Academic journal article Genetics

Genetic Architecture of Flowering Time in Maize as Inferred from Quantitative Trait Loci Meta-Analysis and Synteny Conservation with the Rice Genome

Academic journal article Genetics

Genetic Architecture of Flowering Time in Maize as Inferred from Quantitative Trait Loci Meta-Analysis and Synteny Conservation with the Rice Genome

Article excerpt

ABSTRACT

Genetic architecture of flowering time in maize was addressed by synthesizing a total of 313 quantitative trait loci (QTL) available for this trait. These were analyzed first with an overview statistic that highlighted regions of key importance and then with a meta-analysis method that yielded a synthetic genetic model with 62 consensus QTL. Six of these displayed a major effect. Meta-analysis led in this case to a twofold increase in the precision in QTL position estimation, when compared to the most precise initial QTL position within the corresponding region. The 62 consensus QTL were compared first to the positions of the few flowering-time candidate genes that have been mapped in maize. We then projected rice candidate genes onto the maize genome using a synteny conservation approach based on comparative mapping between the maize genetic map and japonica rice physical map. This yielded 19 associations between maize QTL and genes involved in flowering time in rice and in Arabidopsis. Results suggest that the combination of meta-analysis within a species of interest and synteny-based projections from a related model plant can be an efficient strategy for identifying new candidate genes for trait variation.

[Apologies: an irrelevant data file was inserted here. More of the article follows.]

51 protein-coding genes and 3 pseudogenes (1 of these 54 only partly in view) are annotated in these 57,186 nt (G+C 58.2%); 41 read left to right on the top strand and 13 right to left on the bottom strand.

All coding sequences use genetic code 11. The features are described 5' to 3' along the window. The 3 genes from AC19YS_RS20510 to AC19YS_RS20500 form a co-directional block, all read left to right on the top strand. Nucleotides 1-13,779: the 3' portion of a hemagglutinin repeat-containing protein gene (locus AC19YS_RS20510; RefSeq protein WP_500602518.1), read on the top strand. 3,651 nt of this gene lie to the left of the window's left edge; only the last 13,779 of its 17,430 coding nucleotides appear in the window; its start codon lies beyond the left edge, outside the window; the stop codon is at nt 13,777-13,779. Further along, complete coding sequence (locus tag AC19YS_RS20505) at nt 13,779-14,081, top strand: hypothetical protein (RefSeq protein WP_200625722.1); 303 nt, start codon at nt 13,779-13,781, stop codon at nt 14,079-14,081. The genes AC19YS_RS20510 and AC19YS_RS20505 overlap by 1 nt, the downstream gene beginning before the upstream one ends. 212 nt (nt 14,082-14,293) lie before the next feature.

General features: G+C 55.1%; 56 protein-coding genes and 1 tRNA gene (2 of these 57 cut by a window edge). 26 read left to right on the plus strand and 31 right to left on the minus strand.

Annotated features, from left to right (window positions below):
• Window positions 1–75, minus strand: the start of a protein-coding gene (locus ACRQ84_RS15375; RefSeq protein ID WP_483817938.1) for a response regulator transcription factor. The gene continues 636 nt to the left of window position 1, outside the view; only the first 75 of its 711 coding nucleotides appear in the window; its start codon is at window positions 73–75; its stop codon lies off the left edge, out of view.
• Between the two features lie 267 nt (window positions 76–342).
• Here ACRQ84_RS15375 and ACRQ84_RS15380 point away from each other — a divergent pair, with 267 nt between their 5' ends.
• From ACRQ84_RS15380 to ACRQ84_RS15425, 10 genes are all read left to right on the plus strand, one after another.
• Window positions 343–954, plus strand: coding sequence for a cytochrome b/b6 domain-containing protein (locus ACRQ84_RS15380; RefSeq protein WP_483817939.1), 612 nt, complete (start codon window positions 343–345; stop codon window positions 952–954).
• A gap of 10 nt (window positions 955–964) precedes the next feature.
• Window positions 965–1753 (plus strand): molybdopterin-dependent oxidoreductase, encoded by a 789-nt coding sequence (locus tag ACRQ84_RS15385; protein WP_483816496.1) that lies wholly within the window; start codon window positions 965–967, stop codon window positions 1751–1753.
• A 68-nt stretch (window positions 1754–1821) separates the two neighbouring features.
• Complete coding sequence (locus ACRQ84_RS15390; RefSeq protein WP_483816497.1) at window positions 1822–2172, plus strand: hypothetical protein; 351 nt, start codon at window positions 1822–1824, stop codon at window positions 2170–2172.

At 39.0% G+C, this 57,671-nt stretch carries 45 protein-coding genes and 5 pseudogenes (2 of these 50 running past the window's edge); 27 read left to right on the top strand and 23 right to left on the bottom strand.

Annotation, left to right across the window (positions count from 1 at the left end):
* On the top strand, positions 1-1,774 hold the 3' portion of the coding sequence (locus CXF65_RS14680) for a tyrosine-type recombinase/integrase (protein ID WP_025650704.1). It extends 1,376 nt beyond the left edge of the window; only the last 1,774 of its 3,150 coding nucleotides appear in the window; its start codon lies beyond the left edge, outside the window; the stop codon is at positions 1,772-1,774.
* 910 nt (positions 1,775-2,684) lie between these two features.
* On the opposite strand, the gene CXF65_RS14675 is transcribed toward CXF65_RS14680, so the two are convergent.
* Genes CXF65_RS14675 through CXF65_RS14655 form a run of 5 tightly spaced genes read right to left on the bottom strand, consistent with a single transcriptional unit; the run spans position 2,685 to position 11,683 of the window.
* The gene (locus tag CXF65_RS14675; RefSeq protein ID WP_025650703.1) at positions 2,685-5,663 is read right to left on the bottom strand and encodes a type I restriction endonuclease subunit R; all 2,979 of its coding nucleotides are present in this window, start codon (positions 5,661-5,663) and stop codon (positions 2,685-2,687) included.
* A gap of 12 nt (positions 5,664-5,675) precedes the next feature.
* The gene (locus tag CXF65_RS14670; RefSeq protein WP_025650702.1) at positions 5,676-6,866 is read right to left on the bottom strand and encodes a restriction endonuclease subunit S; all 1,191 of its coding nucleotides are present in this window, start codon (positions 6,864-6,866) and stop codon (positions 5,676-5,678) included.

MAIZE (Zea mays L.) was domesticated from the Central America native Teosinte. It was then gradually adapted to temperate climates, up to the cool regions of America and then northern Europe. This acclimatization was made possible mainly by an adaptation of maize flowering time to the local climatic features. Flowering time and related traits such as plant height and total leaf number are determined mainly by the timing of the transition from vegetative to reproductive development made by the shoot apical meristem of maize (IRISH and NELSON 1991). Use of molecular markers allowed the detection, since the late 1980s, of an increasing number of quantitative trait loci (QTL) controlling these traits. Besides studies addressing flowering time for its direct interest for maize adaptation to temperate climates (RAGOT et al. 1995), this trait is also frequently scored as a component of yield (MECHIN et al. 2001), drought stress (VELDBOOM and LEE 1996), or pest resistance (BOHN et al. 2000). A large body of QTL information is therefore presently available for flowering time in maize.

As opposed to other traits such as kernel characteristics, only few mutations affecting flowering time have been identified in maize, so that knowledge of the genetic control of this trait in maize remains relatively poor. The best known gene, INDETERMINATE1 (ID1), was cloned from a mutation where the apical vegetative meristem failed to be converted into a reproductive meristem (COLASANTI et al. 1998). The ID1 gene encodes a zinc finger transcription factor. The locus id1 was mapped to chromosome 1L. Two other mutants, delayed flowering1 (dlf1) and leafy1 (lfy1 ), have shown specific albeit weak effect on the floral transition. Last, a recessive mutation of the EARLY PHASE CHANGE (EPC) gene reduced the duration of the juvenile vegetative phase, thus causing an early flowering (VEGA et al. 2002). Still, no dramatic effect on the number of leaves was observed. The epc mutation was mapped on chromosome 8.

On the other hand, the genetics and molecular biology of the floral transition have been most extensively studied in Arabidopsis thaliana. Almost 80 genes involved in the timing of flowering are cloned and described for this species. Genetic, molecular, and physiological analyses led to the elaboration of a model of the genetic interactions between these genes (KOORNNEEF et al. 1998; BLAZQUEZ 2000). Four genetic signaling pathways that promote flowering have been identified: the photoperiodic, autonomous, vernalization (transient exposure to low temperatures soon after germination), and gibberellins (GA) pathways. Briefly, photoreceptors, such as phytochromes (PHYA-E ) and cryptochromes (CRY1-2), are involved in the perception of day length and interact with an endogenous circadian clock to initiate flowering signals under long days (MILLAR 2004). …

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